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NASCAR drivers display their support for Bubba Wallace following noose incident

Bubba Wallace takes a photo of himself and other drivers at Talladega Superspeedway.
Bubba Wallace takes a photo of himself and other drivers at Talladega Superspeedway before the start of Monday’s NASCAR Cup Series race.
(John Bazemore / Associated Press)

A day after a noose was discovered in the garage stall of Bubba Wallace, the rest of NASCAR showed its support of the Cup Series’ only Black full-time driver.

With Wallace steering and Kyle Busch and Ryan Blaney pushing the No. 43 car, the rest of the drivers and crew members followed to the front of pit road before the start of Monday’s race at Talladega Superspeedway in Alabama.

After the display, Wallace sat on the edge of the car’s window and sobbed. Team owner Richard Petty was there to place a comforting hand on the driver’s shoulder. It was the first race the 82-year-old racing legend has attended since NASCAR resumed its season May 17 amid the COVID-19 pandemic.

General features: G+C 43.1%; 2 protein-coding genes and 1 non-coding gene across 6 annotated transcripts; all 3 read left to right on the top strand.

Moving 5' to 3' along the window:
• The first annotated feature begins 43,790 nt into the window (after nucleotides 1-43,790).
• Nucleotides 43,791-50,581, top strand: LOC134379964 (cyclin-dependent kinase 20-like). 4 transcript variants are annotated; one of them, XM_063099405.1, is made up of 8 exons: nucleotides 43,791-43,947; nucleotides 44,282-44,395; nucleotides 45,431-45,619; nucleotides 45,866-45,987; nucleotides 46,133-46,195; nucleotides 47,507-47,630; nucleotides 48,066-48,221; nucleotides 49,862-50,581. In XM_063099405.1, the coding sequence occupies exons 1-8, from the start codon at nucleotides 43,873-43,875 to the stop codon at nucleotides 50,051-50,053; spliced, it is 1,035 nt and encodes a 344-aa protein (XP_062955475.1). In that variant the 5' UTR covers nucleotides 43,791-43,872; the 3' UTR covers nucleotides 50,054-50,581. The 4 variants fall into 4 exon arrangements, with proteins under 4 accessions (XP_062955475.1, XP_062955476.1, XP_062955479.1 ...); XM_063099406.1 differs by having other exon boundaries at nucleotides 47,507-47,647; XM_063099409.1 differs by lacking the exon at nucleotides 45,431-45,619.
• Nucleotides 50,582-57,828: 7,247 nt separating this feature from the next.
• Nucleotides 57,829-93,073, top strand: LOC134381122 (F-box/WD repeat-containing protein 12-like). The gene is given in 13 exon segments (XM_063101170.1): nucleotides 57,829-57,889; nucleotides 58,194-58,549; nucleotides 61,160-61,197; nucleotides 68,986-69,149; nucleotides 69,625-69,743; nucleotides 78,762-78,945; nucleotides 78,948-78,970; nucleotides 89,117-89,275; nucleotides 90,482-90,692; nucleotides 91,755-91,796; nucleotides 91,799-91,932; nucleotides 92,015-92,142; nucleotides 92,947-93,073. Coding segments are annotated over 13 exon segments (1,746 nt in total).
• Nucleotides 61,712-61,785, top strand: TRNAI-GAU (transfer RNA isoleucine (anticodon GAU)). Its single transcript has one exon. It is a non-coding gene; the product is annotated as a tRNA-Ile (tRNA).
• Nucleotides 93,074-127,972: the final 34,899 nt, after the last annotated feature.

“I believe in my heart this despicable act is not representative of the competitors I see each day in the NASCAR garage area,” Petty said earlier in a statement. “I stand shoulder to shoulder with Bubba, yesterday, today, tomorrow and every day forward.”

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Also at Talladega, the hashtag"#IStandWithBubba” had been painted in the grass.

Earlier this month, Wallace urged NASCAR to ban Confederate flags at its events in the aftermath of George Floyd’s death. A day later, the ban was in place.

On Sunday in Talladega, people in vehicles lined the road outside the speedway displaying the Confederate flag and a plane flew over the track pulling a banner with the message “Defund NASCAR.” A group called the Sons of Confederate Veterans has claimed responsibility for the plane banner.

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Because of thunderstorms, the race was postponed to Monday. The noose was found Sunday afternoon by a member of Wallace’s crew and reported to NASCAR.

U.S. Atty. Jay E. Town announced Monday that his office, the FBI and the Department of Justice Civil Rights Division are reviewing the incident.

“Regardless of whether federal charges can be brought, this type of action has no place in our society,” Town said.


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